Extension Candidate: Andrew Bynum

It's impossible to discuss trade rumors involving Dwight Howard or Andrew Bynum without noting that both players have just one year remaining on their contracts, and will be eligible for free agency next summer. Typically, when we hear about potential new destinations for either star center, we hear that any team acquiring either player would want a long-term commitment before making a deal.

As we've written many times, star players like Howard and Chris Paul are extremely unlikely to sign in-season extensions, since they'd only be able to add three new years rather than the five they could sign for in free agency. But there are certain instances when signing an extension could make more sense for a star player than signing a free agent contract. And as Larry Coon writes in an Insider piece for ESPN.com, Bynum may be one player that fits that bill.

If Bynum were to wait until next summer to sign a five-year contract, it would mean the following:

  • He would have to stay relatively healthy this season to avoid hurting his stock, something he hasn't always been able to do.
  • His maximum first-year salary for 2013/14 would be $17,733,450, 105% of his 2012/13 salary.
  • He would become a free agent again in the summer of 2018, at age 30.

None of those factors on their own should scare Bynum off of waiting until next summer to sign a new contract, but as Coon explains, there are alternatives that could better suit the 24-year-old. If he were to sign an extension immediately, for instance, he'd eliminate the potential injury risk involved in playing out the season.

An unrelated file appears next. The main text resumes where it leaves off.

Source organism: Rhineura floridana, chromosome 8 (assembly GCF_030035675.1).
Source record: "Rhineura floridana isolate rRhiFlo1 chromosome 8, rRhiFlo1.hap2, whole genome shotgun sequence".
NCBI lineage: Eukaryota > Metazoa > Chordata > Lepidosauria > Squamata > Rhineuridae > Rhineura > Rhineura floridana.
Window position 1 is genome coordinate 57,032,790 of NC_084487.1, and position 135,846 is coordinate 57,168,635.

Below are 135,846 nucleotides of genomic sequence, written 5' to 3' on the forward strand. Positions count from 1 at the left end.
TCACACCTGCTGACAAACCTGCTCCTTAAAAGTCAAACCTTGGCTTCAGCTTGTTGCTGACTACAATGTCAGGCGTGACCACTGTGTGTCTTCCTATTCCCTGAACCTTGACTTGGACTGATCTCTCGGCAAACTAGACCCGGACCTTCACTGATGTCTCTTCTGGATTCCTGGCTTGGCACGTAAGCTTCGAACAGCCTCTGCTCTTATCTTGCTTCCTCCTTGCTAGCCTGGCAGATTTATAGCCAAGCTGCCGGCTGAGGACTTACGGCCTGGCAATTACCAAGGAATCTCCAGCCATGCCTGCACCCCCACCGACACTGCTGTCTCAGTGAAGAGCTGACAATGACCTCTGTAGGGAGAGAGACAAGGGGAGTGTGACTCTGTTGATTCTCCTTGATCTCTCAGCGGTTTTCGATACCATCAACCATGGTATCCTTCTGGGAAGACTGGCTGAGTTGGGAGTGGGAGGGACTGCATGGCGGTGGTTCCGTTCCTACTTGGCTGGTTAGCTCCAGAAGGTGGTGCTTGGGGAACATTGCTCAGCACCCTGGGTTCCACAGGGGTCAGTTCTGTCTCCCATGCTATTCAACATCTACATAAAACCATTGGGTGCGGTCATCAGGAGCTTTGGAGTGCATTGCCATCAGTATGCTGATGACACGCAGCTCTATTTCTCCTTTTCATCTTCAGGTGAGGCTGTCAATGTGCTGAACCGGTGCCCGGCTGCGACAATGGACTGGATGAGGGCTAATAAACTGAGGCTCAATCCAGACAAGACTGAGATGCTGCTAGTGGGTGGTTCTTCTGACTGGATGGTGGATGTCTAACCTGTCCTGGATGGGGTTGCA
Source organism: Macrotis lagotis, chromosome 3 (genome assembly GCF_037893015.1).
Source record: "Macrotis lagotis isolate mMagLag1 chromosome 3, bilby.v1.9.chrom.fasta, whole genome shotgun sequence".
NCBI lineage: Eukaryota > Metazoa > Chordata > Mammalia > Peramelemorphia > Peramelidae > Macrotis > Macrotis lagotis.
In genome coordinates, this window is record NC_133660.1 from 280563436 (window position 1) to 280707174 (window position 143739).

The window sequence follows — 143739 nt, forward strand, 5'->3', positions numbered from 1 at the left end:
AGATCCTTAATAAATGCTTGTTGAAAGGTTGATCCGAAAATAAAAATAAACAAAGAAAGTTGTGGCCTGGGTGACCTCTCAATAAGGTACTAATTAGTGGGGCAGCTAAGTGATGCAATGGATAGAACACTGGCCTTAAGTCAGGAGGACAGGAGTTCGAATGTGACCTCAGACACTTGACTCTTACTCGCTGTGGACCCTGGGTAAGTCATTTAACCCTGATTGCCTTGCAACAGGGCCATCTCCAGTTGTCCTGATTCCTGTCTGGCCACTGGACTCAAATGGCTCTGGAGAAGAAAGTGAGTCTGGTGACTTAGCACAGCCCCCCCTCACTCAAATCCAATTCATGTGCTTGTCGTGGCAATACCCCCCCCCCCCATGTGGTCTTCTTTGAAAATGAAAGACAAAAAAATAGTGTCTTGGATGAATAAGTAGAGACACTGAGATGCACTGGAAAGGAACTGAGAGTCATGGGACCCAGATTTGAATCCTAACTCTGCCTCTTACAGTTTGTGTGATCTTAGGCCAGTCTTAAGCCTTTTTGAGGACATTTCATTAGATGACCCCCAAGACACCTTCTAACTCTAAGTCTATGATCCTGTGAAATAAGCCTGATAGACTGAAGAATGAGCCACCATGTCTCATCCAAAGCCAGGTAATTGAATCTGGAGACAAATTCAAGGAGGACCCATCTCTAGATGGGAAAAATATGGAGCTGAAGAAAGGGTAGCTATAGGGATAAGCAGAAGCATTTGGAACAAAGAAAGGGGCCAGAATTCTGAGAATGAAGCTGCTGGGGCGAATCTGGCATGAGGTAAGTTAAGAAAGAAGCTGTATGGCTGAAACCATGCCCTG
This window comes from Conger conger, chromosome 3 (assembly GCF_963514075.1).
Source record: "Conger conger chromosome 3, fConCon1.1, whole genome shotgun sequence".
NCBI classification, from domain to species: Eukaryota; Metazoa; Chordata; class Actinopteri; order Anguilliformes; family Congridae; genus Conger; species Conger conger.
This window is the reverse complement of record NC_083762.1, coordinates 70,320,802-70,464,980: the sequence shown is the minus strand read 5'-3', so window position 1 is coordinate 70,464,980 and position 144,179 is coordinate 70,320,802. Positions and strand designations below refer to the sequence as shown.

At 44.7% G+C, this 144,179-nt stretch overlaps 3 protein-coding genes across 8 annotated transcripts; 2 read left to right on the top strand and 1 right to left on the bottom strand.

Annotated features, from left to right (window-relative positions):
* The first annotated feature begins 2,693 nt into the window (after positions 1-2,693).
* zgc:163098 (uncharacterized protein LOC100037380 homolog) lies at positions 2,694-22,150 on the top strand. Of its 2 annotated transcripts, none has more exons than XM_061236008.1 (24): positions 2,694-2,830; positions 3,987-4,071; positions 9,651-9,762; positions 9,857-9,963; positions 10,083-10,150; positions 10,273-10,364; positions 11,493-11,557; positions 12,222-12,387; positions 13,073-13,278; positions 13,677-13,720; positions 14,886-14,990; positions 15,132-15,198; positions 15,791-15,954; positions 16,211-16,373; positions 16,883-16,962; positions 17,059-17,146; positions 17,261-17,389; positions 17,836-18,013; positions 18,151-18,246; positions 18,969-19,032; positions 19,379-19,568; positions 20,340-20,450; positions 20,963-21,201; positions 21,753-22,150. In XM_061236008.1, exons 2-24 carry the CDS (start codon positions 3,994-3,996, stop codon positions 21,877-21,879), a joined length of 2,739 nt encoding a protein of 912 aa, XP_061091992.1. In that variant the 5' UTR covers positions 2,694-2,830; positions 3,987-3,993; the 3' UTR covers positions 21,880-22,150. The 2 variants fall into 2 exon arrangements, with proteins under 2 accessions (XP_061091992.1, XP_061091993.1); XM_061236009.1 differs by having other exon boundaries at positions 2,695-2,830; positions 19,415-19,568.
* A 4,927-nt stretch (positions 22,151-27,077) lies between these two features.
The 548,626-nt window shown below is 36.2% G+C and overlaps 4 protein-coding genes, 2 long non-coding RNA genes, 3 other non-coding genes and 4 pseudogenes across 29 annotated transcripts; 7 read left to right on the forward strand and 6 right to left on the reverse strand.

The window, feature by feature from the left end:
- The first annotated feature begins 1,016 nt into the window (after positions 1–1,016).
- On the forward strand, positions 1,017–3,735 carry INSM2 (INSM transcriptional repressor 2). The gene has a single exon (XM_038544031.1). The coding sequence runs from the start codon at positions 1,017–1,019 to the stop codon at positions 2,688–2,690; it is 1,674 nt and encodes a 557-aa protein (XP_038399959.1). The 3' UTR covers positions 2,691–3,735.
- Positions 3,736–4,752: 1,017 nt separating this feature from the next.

Coon proposes that Bynum's best bet may be signing a three-year extension with a player option for the final season. In that case, the Lakers center could hit free agency in the summer of 2015, at age 27, when he has ten years of NBA experience. This would allow for the following:

  • By signing a five-year deal in 2015 (or 2016), Bynum could ensure he's locked into a long-term contract before the league or players' union has the opportunity to opt out of the current CBA in 2017. A new CBA could potentially be less favorable for maximum-salary players.
  • Because Bynum would be a 10-year veteran in 2015, signing at that point would allow him to earn a first-year salary worth the maximum salary for players with 10+ years of experience, which will almost certainly be higher than the $20,393,468 he'd earn in that season if he were to sign a five-year deal in 2013.
  • Signing a five-year deal in 2015 and including a player option for the last season would allow Bynum to opt out in 2019 and perhaps sign one last long-term contract at age 31. As Coon notes, due to the over-36 rule, players who are older than 31 can't sign full five-year deals, so age 31 represents the last opportunity for a maximum payday.

For Bynum, there are pros and cons to signing an extension in the near future, and it's certainly not out of the question that he'll decide he's better off waiting until next summer to ink a five-year max deal that would pay him over $100MM. But whereas it makes little sense for players like Howard and Paul to agree to extensions, there are reasons to believe it could be in Bynum's best interests.

So when we hear that Bynum and the Lakers could be discussing a potential contract extension, don't assume it's a bluff to accelerate Howard trade talks with the Magic. If they don't believe they'll land Howard, locking up Bynum for three more years is the best move the Lakers could make, and it might just be Bynum's best move too.

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